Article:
For our February spotlight, we are delighted to feature Charmie777. A Food.com chef since 2004, Charmie is a recipe-sharing enthusiast who loves experiencing the joys of cooking with others. At home, she often experiments with new dishes that score big home runs with her baseball-loving family of five.
What was the inspiration behind your nickname, Charmie777? My full name is Charmie Sue. I was named after my granny (she’s 99 years old!), as she helped deliver me as a baby. I go by both Charmie and Sue.
When did you first learn to cook and what were some of the first things you made? I learned the basics because my parents had me cook a couple of meals weekly. Once when I was 16, my mother had just returned from the hospital, so I made an entire Thanksgiving dinner myself! I was so nervous, but it turned out fine.
You’re a mother of three boys. How do you manage to keep them all full and satisfied? It’s hard! They are 19, 20 and 22 now, but for most of the year, they’re still at home. We don’t eat a lot of snacks, so I try to make the meals filling for them. Pasta always helps. They are proud of my cooking and often invite their friends over to eat. Their friends all call me Mama Fish!
You’ve taught cooking in your community. What’s your favorite thing to teach others and why? I love to teach people how easy it is to make something “fancy,” like Chicken Fettuccine Alfredo. They are always amazed that they can make it themselves at home, and so quickly!
Have you taught your sons to cook? Yes. I homeschooled all my boys until they reached high school. Cooking was a subject. They took turns cooking one meal each week. They had to plan ahead and add ingredients to the shopping list.
What advice would you give busy moms who are just learning to cook for their families? Make a weekly menu! This alleviates so much stress later in the week. I sit down and look through the sales in the newspaper with my calendar and plan out my meals. On the days that I know I will be busy, I plan something quick. On days where I have more time, I try something new or something more time-consuming.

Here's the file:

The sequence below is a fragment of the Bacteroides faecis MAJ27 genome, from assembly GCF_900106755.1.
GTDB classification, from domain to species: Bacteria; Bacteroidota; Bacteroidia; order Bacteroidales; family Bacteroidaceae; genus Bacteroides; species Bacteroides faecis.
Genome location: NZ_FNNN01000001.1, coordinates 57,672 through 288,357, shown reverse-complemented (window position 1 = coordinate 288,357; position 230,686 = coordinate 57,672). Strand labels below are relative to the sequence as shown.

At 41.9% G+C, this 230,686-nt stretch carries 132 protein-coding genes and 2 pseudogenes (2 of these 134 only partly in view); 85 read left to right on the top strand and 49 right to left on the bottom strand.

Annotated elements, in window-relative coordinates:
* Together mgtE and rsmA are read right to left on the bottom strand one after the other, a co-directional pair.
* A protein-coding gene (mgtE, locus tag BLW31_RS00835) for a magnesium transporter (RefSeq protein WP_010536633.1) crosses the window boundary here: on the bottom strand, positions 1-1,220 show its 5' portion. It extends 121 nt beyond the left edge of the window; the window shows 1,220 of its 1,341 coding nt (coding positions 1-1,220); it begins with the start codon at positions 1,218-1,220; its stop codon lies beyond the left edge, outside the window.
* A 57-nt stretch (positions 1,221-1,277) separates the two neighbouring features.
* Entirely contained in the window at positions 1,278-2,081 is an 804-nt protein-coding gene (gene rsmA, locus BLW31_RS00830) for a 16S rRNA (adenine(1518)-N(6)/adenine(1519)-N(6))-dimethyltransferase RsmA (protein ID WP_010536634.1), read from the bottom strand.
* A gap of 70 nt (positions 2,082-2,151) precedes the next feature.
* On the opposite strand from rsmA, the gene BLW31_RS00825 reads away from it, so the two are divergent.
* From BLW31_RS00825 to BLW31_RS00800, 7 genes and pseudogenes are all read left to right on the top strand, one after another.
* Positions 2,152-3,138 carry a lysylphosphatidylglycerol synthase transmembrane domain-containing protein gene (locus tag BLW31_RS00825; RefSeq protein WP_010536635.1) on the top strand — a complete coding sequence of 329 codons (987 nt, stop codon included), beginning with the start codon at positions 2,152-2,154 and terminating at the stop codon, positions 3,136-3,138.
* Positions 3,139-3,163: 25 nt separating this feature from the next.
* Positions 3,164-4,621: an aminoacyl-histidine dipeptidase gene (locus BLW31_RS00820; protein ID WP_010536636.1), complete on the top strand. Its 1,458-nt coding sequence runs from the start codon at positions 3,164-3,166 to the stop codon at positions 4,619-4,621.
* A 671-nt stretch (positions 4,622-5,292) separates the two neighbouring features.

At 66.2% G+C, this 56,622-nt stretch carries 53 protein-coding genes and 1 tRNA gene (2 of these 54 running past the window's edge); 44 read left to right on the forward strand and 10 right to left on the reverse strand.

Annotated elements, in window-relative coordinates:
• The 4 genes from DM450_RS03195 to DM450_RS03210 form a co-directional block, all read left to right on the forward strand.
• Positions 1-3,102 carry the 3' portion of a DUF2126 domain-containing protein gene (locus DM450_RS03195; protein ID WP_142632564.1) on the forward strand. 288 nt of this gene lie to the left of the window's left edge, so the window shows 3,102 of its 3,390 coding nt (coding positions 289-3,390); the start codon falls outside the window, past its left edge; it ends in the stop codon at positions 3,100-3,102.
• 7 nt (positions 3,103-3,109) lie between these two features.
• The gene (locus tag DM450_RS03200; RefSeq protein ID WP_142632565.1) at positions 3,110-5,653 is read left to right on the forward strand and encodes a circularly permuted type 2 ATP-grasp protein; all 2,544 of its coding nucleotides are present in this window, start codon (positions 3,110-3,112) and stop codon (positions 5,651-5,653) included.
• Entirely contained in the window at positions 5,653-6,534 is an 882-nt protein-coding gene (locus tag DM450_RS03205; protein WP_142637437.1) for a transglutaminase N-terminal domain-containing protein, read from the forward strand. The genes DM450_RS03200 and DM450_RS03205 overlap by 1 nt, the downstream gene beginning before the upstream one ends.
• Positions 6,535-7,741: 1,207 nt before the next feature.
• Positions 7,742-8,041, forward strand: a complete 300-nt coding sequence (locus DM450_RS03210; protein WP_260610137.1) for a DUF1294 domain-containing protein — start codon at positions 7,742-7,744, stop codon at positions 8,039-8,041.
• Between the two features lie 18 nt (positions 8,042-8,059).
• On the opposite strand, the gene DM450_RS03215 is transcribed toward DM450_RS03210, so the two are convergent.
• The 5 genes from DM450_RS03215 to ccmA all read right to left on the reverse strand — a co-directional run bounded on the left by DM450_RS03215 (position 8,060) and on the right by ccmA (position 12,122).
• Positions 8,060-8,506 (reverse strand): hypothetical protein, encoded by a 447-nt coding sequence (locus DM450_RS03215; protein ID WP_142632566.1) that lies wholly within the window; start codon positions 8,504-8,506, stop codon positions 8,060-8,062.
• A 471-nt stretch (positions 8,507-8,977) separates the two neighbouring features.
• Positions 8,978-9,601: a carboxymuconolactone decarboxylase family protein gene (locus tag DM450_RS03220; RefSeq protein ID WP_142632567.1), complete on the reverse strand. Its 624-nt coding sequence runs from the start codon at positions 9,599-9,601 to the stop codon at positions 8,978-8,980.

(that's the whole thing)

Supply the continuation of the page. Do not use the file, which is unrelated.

You say your family rarely gets the same dish twice in six months. How do you make this happen and where do you find recipe inspiration? I’ve learned the types of recipes my family likes and try to mostly stick to these types. Planning my menu ahead allows me to explore Food.com and pick new recipes. I do have a few go-tos that make appearances more frequently, like Chicken Pot Pie with 2 Crusts, Ziti Pepperoni Casserole, or Parmesan Chicken Fingers or Fillets. I try making at least two new recipes weekly.
If you had to pick one recipe of yours to be passed down within your own family, which one would it be? Wow; I guess it would have to be the one that gets requested most often, which would be my Chicken Pesto Pillows.
You frequently experiment with new dishes. What advice would you give others looking to be more adventurous? Know what your family likes. If you stick to that, you will have fewer flops. Within the taste profiles they like, there are plenty of adventurous recipes. For example, if you know they like chicken strips, you could try these Japanese Pork Cutlets. Or if they like burritos, how about making these Chilean Empanadas?
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